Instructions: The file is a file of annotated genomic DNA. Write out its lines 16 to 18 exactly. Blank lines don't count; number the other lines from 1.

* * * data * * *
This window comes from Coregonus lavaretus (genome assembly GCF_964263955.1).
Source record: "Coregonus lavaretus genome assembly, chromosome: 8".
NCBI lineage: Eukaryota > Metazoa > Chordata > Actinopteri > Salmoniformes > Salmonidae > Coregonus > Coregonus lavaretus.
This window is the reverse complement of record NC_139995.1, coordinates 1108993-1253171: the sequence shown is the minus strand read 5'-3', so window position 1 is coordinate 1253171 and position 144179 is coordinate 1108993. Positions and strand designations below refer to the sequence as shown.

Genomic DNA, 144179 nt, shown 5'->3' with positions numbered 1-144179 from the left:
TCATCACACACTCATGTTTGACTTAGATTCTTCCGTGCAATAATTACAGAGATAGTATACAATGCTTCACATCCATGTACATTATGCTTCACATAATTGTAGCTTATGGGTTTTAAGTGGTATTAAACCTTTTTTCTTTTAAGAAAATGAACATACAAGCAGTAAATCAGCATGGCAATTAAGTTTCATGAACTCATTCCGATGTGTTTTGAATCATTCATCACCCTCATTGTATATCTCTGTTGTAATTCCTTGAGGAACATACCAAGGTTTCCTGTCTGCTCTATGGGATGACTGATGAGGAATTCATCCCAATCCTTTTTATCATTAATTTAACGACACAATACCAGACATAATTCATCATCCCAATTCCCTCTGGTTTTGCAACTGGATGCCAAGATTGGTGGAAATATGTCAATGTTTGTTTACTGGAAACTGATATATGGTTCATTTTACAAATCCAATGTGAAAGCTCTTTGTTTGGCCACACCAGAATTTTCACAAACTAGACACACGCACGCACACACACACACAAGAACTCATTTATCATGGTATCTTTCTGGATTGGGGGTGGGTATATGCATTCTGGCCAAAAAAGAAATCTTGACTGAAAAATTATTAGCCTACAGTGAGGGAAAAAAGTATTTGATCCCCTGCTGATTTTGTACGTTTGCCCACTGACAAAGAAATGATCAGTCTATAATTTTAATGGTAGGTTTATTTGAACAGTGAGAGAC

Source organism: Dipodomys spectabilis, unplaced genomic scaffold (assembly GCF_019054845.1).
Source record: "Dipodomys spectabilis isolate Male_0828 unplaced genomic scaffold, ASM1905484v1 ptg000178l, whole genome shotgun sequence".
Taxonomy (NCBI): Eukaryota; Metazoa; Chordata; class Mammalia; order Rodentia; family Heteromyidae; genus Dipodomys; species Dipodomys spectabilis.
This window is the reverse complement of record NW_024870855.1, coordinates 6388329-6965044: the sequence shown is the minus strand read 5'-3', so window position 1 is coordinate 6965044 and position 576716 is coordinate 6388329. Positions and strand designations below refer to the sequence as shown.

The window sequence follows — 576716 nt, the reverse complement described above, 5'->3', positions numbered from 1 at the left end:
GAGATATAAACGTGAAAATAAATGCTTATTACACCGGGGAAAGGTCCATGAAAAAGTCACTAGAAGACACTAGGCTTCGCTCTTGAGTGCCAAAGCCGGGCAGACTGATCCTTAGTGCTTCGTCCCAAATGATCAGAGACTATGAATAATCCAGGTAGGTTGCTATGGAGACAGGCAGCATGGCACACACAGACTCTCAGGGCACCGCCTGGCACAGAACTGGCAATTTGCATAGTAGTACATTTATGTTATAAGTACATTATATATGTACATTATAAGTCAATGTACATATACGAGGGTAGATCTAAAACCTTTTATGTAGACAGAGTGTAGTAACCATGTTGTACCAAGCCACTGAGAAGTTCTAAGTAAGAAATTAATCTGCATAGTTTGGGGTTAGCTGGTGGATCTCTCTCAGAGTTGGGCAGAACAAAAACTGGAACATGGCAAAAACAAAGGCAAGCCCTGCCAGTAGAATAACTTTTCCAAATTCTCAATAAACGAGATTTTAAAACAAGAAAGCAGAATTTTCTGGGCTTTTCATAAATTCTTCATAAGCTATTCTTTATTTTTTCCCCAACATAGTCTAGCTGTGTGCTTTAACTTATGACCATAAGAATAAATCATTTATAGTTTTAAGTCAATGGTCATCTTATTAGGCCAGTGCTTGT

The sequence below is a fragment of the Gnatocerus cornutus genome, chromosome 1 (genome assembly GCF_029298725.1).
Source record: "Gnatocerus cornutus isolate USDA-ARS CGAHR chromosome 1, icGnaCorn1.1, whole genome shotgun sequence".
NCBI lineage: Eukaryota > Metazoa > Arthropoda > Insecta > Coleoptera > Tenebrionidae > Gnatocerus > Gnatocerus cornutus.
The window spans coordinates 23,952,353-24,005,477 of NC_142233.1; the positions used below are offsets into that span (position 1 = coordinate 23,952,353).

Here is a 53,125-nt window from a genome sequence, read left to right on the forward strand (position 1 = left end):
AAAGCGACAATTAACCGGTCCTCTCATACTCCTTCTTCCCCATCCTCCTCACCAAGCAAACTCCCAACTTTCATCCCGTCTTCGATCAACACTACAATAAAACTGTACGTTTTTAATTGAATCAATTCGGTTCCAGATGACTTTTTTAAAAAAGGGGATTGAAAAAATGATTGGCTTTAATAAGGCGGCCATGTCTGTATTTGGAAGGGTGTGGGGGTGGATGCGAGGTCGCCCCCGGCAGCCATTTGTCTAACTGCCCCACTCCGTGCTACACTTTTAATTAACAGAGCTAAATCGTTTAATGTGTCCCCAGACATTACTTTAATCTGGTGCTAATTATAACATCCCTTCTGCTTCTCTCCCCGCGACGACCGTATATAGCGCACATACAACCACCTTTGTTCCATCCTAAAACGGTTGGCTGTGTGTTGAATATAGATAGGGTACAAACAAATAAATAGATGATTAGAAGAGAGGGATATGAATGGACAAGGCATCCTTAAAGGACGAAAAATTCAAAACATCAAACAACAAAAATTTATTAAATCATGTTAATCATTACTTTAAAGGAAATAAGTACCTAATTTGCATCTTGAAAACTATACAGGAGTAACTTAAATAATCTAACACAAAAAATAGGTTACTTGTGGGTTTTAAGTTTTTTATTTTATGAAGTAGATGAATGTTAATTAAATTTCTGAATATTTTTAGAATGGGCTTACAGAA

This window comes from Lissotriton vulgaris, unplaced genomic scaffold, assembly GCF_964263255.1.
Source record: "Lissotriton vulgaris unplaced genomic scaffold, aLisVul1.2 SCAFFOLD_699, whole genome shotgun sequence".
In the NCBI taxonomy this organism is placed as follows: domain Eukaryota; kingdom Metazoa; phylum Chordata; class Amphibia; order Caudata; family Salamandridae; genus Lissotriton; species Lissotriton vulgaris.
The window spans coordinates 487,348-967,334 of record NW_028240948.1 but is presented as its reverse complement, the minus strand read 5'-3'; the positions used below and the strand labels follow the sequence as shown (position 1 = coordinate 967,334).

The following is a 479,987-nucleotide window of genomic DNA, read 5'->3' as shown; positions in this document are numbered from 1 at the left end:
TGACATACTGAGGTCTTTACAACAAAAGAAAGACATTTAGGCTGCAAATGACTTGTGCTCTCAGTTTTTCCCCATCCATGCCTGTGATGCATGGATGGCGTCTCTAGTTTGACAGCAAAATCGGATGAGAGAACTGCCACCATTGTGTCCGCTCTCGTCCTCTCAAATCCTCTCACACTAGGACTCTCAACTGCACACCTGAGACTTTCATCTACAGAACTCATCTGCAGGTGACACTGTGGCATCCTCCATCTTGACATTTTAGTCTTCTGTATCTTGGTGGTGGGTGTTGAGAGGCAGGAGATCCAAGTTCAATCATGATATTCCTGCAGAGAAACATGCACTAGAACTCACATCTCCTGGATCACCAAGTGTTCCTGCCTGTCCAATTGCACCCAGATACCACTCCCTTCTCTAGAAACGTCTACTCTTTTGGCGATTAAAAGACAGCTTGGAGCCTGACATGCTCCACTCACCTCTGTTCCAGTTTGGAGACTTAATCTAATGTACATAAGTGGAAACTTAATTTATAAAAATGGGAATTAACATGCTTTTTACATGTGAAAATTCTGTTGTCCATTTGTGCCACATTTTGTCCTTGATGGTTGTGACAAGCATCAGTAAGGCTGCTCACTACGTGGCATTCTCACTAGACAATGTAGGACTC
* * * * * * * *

The window spans coordinates 23,952,353-24,005,477 of NC_142233.1; the positions used below are offsets into that span (position 1 = coordinate 23,952,353).

Here is a 53,125-nt window from a genome sequence, read left to right on the forward strand (position 1 = left end):
AAAGCGACAATTAACCGGTCCTCTCATACTCCTTCTTCCCCATCCTCCTCACCAAGCAAACTCCCAACTTTCATCCCGTCTTCGATCAACACTACAATAAAACTGTACGTTTTTAATTGAATCAATTCGGTTCCAGATGACTTTTTTAAAAAAGGGGATTGAAAAAATGATTGGCTTTAATAAGGCGGCCATGTCTGTATTTGGAAGGGTGTGGGGGTGGATGCGAGGTCGCCCCCGGCAGCCATTTGTCTAACTGCCCCACTCCGTGCTACACTTTTAATTAACAGAGCTAAATCGTTTAATGTGTCCCCAGACATTACTTTAATCTGGTGCTAATTATAACATCCCTTCTGCTTCTCTCCCCGCGACGACCGTATATAGCGCACATACAACCACCTTTGTTCCATCCTAAAACGGTTGGCTGTGTGTTGAATATAGATAGGGTACAAACAAATAAATAGATGATTAGAAGAGAGGGATATGAATGGACAAGGCATCCTTAAAGGACGAAAAATTCAAAACATCAAACAACAAAAATTTATTAAATCATGTTAATCATTACTTTAAAGGAAATAAGTACCTAATTTGCATCTTGAAAACTATACAGGAGTAACTTAAATAATCTAACACAAAAAATAGGTTACTTGTGGGTTTTAAGTTTTTTATTTTATGAAGTAGATGAATGTTAATTAAATTTCTGAATATTTTTAGAATGGGCTTACAGAA